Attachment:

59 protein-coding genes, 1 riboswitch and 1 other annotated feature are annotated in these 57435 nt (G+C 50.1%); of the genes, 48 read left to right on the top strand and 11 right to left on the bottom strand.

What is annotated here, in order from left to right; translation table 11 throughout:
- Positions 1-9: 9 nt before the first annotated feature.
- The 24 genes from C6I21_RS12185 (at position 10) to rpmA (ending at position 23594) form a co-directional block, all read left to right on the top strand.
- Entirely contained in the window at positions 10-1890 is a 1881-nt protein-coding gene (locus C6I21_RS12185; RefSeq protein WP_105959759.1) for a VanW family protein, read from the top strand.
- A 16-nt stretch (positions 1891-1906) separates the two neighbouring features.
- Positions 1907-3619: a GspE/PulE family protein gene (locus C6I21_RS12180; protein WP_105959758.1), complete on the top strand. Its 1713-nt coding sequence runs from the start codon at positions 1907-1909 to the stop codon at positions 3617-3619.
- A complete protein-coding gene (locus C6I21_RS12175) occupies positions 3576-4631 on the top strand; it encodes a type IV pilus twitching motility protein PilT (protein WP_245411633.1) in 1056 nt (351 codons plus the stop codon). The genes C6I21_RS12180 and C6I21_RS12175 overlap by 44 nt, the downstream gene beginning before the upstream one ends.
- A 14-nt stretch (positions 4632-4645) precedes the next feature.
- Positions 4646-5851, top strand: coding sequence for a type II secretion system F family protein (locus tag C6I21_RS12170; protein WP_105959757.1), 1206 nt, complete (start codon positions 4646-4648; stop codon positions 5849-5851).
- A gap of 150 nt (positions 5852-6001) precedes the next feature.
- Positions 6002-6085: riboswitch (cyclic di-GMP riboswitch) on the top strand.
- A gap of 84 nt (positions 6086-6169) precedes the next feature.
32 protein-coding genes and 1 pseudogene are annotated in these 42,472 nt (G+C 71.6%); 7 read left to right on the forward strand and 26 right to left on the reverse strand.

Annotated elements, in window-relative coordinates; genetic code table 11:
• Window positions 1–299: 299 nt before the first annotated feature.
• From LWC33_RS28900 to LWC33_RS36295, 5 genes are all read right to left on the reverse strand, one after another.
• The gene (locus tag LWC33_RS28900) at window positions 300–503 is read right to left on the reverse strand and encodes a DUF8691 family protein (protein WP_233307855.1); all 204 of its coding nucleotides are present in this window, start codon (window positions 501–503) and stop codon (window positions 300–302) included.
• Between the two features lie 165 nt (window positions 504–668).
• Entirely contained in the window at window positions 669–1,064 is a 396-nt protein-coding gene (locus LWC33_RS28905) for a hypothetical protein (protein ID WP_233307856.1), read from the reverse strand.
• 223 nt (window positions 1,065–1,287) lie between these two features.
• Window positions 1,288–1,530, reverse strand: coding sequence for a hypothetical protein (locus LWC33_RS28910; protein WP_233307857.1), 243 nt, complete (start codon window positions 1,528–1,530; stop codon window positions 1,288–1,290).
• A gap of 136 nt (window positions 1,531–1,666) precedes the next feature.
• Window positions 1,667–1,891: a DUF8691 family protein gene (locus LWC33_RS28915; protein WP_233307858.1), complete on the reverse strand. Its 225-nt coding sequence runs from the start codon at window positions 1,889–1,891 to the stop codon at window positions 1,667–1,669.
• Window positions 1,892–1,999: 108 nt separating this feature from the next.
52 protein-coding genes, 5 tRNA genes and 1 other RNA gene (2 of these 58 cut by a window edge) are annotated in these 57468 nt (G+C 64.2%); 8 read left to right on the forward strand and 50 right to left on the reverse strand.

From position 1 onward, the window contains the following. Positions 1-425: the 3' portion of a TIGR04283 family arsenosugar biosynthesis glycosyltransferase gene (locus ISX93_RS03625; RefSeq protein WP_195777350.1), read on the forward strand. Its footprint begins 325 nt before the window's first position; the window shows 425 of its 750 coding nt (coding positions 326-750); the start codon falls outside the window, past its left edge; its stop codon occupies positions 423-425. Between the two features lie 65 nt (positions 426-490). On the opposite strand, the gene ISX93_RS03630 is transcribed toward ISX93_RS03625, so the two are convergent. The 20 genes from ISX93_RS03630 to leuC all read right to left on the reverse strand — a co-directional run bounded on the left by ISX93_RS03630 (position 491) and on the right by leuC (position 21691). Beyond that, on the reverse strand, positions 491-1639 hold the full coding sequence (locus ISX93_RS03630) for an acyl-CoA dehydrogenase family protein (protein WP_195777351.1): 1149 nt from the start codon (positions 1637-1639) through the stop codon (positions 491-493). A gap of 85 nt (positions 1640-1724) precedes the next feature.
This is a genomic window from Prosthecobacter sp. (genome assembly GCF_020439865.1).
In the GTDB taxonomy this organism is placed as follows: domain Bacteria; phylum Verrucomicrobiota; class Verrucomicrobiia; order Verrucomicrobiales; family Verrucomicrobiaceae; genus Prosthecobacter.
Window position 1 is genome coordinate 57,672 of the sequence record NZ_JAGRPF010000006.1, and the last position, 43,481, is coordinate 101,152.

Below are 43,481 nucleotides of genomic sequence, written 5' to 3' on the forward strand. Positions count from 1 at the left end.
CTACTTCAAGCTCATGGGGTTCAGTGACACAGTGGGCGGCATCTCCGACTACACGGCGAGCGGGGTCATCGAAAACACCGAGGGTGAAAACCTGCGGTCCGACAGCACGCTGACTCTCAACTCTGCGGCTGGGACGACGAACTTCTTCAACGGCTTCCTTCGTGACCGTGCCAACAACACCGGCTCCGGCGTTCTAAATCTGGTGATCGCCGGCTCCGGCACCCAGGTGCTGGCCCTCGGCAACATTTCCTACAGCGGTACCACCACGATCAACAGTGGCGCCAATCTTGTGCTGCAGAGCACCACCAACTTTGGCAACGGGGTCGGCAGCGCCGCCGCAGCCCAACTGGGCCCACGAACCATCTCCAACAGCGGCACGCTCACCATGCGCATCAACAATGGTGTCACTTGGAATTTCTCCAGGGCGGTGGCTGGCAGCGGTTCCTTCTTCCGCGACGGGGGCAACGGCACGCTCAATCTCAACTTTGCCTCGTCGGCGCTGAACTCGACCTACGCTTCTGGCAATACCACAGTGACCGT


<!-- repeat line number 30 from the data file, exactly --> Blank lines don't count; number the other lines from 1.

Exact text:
Window position 1 is genome coordinate 57,672 of the sequence record NZ_JAGRPF010000006.1, and the last position, 43,481, is coordinate 101,152.